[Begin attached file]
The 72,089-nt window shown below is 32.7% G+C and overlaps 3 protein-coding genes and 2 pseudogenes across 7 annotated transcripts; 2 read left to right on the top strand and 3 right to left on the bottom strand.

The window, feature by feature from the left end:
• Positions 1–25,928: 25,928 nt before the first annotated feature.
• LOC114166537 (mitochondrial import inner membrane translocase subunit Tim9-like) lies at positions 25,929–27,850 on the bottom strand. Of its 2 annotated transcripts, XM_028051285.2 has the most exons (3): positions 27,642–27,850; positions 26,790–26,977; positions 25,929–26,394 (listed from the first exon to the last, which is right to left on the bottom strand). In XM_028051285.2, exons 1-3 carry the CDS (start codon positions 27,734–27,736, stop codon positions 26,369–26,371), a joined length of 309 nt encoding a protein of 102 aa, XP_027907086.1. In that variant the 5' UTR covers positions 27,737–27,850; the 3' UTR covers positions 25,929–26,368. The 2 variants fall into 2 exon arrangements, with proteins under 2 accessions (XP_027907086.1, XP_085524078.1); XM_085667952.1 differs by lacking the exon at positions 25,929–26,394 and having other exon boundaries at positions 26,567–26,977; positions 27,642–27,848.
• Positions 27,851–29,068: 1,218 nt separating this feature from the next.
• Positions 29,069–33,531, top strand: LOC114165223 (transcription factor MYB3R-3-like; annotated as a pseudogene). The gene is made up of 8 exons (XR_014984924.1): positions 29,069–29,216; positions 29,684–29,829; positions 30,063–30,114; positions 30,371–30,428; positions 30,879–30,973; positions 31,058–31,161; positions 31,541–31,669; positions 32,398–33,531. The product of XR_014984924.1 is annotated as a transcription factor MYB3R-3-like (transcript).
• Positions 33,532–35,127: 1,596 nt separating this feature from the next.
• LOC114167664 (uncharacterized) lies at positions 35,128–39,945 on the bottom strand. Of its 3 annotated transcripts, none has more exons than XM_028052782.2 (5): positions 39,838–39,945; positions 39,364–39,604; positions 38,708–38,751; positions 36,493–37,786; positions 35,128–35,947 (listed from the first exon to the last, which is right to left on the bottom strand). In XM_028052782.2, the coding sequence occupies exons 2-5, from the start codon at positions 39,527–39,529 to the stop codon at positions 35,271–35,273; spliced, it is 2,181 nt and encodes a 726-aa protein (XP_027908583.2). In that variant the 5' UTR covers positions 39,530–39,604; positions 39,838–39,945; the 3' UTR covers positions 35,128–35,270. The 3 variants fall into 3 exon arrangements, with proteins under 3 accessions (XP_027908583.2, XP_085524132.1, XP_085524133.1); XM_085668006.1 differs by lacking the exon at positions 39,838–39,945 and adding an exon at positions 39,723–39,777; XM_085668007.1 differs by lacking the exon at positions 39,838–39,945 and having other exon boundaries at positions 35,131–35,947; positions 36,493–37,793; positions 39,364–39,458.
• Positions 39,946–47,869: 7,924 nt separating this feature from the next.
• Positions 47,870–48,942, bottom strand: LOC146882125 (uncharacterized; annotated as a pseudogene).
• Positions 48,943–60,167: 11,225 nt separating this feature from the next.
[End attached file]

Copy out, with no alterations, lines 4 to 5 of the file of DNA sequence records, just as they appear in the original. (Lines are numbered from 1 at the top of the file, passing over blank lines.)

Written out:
• LOC114166537 (mitochondrial import inner membrane translocase subunit Tim9-like) lies at positions 25,929–27,850 on the bottom strand. Of its 2 annotated transcripts, XM_028051285.2 has the most exons (3): positions 27,642–27,850; positions 26,790–26,977; positions 25,929–26,394 (listed from the first exon to the last, which is right to left on the bottom strand). In XM_028051285.2, exons 1-3 carry the CDS (start codon positions 27,734–27,736, stop codon positions 26,369–26,371), a joined length of 309 nt encoding a protein of 102 aa, XP_027907086.1. In that variant the 5' UTR covers positions 27,737–27,850; the 3' UTR covers positions 25,929–26,368. The 2 variants fall into 2 exon arrangements, with proteins under 2 accessions (XP_027907086.1, XP_085524078.1); XM_085667952.1 differs by lacking the exon at positions 25,929–26,394 and having other exon boundaries at positions 26,567–26,977; positions 27,642–27,848.
• Positions 27,851–29,068: 1,218 nt separating this feature from the next.